Have you broken your Lenten discipline? I have. I intended to exercise every day and do morning and evening prayer. I know, I know — too much to take on. I’ve always found prayer in the evening difficult. And my exercise habit has become less of a habit in recent months. I stop and start and stop and start.
But I’m trying not to take it too seriously, given that self-compassion is a bigger spiritual discipline I have been involved with over the last year or more. I’m reading Anthony DeMello’s Awareness as part of my morning devotion time, and I’m seeing if I can be more, well, aware. I notice evening prayer is hard, but I can pray in the morning. I notice that some days I decide, it’s raining in Portland (again!) and I’m simply not going to go out for a brisk walk. And some days I go no matter what the weather happens to be.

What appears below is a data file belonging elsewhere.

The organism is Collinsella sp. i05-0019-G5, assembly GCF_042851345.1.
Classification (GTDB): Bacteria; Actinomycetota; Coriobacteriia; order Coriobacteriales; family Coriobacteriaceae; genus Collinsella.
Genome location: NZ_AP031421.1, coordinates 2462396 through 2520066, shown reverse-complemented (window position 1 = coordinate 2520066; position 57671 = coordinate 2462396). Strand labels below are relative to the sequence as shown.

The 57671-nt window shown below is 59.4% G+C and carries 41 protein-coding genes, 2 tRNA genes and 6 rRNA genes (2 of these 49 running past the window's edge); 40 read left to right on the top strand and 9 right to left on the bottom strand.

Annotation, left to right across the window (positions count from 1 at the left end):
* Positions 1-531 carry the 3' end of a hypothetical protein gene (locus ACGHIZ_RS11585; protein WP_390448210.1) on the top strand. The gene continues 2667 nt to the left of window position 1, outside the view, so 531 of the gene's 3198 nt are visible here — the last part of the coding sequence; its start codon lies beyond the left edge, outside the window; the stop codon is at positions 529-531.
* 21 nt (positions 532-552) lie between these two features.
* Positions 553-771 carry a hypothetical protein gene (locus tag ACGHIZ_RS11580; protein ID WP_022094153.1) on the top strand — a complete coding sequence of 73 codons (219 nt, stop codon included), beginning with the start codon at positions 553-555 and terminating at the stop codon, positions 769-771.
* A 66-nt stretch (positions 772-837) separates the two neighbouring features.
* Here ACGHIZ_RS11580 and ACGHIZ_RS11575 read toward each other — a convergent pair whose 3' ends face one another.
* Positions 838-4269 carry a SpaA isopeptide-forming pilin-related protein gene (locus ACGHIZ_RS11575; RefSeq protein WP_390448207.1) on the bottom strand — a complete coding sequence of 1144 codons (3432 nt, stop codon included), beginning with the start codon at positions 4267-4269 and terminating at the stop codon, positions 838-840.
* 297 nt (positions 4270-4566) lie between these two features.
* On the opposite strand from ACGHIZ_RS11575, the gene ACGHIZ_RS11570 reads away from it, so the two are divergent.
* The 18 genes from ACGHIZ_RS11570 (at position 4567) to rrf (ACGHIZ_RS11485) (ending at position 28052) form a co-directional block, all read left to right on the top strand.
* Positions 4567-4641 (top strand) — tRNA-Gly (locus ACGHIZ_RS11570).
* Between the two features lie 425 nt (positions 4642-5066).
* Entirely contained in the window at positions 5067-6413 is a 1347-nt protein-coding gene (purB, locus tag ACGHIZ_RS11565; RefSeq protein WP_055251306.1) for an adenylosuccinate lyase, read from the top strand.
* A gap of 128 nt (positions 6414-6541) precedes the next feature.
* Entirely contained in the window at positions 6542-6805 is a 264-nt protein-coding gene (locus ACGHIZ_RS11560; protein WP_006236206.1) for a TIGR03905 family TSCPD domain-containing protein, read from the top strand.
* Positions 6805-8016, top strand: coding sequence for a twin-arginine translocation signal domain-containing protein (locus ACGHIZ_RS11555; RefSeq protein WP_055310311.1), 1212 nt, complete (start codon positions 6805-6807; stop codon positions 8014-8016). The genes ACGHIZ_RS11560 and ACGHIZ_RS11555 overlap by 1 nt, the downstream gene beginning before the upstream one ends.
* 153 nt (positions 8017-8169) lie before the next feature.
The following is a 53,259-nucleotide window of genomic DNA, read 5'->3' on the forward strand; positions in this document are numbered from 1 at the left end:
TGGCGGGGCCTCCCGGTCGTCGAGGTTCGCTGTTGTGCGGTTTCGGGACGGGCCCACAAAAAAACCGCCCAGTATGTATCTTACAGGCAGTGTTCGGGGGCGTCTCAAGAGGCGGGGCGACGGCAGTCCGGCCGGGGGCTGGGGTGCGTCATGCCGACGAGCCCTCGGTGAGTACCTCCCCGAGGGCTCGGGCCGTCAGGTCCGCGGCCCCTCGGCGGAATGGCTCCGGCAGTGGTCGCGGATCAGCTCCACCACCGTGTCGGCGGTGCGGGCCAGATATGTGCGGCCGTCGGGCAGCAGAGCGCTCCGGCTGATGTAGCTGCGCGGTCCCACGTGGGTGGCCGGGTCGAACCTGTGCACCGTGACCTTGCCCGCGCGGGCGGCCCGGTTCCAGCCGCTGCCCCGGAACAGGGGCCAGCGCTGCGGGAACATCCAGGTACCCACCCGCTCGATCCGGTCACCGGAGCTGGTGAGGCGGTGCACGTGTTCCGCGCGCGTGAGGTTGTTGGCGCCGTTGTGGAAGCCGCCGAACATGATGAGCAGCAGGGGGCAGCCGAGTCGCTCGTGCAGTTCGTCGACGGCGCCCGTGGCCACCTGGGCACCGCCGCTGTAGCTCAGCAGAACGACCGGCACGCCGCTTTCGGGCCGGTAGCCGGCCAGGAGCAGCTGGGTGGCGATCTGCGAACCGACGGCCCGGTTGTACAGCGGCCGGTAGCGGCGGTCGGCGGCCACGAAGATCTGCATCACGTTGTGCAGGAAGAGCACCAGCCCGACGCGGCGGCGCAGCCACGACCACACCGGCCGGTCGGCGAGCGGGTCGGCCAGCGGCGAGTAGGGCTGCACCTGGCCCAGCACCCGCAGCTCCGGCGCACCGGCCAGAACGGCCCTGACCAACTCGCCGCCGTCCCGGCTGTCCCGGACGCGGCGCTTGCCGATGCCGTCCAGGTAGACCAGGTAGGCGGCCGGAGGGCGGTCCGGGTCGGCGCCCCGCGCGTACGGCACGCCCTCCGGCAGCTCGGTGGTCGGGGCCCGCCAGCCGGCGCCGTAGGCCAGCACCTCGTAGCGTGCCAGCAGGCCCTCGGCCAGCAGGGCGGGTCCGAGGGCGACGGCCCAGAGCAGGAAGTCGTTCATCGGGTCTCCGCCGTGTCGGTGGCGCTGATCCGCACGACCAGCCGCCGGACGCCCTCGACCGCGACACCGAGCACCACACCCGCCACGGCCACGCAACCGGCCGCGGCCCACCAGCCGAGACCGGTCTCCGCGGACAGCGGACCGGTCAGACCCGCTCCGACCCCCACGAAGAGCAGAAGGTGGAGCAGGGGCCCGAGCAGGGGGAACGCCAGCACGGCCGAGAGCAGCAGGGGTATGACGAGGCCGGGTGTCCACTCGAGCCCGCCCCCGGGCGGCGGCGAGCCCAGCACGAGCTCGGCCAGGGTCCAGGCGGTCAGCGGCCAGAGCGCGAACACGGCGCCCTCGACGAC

A few years ago I took one of those online assessments. The result: it said I was a perfectionist. I was talking about it in the car with my teenage kids one day, and I said, “I’m not a perfectionist!”
“Of course, you’re a perfectionist!” they chorused.
“I thought I just had high standards.” This was a moment of truth, coming face to face with myself as seen through the eyes of others.
What I’m working on now is to imagine myself seen through God’s eyes, the eyes of absolute and infinite love. This imagining is always partial, of course. But I’m convinced that God is much more accepting of me than I am of myself. The real spiritual discipline is not daily prayer or daily exercise, but daily softening. That’s a good practice for Lent and every season of the year.